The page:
Beyond the visible and the material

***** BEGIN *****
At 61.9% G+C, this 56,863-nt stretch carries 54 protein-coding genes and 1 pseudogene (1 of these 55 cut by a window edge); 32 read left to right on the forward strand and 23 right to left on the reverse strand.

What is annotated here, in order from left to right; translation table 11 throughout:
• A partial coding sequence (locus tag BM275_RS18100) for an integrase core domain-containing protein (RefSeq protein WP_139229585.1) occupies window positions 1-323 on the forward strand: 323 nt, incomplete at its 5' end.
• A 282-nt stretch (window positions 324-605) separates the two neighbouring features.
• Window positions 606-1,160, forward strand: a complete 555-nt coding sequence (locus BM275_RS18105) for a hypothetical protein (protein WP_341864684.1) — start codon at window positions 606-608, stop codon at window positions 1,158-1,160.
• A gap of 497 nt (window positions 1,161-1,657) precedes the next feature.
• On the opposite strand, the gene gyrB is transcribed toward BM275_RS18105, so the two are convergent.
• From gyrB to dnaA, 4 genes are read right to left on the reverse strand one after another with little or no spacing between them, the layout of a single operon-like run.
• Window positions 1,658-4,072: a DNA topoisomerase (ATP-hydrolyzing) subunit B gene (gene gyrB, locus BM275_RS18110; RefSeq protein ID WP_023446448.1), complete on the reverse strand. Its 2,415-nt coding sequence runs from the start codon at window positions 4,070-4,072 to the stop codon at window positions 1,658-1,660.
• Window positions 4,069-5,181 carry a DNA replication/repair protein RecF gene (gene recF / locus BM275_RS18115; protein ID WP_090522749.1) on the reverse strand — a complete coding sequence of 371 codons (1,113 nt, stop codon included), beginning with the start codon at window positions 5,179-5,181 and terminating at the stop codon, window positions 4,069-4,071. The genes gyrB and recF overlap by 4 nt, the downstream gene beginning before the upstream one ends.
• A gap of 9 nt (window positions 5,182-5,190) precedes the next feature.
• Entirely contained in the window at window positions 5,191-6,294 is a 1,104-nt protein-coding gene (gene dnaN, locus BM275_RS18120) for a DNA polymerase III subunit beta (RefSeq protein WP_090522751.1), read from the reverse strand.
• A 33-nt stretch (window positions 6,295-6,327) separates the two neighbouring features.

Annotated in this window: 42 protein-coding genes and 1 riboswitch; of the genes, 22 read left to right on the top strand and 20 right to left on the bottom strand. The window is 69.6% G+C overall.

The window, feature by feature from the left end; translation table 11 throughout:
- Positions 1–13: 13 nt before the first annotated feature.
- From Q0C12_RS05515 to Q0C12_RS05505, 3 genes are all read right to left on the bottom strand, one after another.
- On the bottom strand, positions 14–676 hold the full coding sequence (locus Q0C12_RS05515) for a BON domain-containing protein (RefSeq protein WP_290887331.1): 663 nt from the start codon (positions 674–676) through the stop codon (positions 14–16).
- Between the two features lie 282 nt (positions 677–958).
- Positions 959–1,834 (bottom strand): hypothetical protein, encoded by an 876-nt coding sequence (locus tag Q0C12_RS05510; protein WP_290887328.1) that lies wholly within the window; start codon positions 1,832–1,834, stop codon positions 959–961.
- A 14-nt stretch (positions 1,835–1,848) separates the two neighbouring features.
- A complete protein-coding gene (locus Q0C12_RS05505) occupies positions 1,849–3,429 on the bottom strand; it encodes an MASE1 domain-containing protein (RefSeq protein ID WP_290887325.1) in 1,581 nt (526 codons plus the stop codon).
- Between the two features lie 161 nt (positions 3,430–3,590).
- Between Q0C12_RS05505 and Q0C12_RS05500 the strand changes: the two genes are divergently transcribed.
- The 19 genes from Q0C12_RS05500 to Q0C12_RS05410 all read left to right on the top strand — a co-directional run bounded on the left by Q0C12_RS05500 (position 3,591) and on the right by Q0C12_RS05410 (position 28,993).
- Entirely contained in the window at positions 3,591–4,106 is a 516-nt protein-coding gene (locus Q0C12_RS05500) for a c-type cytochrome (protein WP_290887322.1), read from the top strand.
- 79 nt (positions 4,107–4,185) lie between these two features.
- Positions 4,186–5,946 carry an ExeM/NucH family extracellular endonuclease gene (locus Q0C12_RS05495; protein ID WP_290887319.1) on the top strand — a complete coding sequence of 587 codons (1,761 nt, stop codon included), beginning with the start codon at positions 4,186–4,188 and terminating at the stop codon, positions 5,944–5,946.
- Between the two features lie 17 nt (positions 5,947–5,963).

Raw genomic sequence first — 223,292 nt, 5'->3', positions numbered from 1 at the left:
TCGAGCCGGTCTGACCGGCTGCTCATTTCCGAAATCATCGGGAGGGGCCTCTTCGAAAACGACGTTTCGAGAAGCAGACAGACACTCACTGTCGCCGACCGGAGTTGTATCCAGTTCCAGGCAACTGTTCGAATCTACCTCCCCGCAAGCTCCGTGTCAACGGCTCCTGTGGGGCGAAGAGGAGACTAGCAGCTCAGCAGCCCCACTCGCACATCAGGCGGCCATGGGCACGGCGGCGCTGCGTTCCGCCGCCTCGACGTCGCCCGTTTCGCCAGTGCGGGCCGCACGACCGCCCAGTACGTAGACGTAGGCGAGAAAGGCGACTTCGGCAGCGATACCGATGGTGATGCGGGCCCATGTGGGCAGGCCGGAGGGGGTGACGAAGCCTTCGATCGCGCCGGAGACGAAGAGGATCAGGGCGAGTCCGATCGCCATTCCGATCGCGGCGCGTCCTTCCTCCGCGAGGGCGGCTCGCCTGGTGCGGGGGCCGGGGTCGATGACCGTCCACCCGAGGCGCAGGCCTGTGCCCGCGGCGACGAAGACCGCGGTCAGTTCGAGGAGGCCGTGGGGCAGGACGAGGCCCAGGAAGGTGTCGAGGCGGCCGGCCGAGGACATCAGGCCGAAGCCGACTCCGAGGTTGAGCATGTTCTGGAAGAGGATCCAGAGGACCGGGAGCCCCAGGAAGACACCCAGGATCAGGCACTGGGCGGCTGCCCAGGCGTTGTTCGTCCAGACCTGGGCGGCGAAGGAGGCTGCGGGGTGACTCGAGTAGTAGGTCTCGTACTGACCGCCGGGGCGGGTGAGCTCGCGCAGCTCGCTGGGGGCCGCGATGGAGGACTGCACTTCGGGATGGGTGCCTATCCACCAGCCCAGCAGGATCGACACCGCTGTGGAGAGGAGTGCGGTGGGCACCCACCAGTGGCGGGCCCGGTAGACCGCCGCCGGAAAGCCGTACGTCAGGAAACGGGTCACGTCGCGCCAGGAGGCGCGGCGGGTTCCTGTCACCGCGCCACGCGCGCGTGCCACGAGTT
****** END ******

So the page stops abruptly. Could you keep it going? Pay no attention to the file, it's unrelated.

The book builds on Rivière’s kaleidoscope metaphor to deconstruct the ambiguities of the Amazon as a cultural category created by the colonial encounter. The collected essays explore the multiplicity of indigenous responses to colonial and modernizing forces, while keeping a sharp focus on the variety of ways everyday life is structured and patterned. The book pioneers new ways of writing history and comparing cultures by exploring aesthetics, material forms, and ecological realities through their multi-stranded dynamics. Each of the thirteen authors delves into the specificities of native Amazonian societies, showing how consanguinity, affinity, ritual action, and the dissolution and recreation of boundaries are organized in each. Eduardo Viveiros de Castro’s GUT chapter offers a renewed understanding of affinity and its role in Amazonian sociality.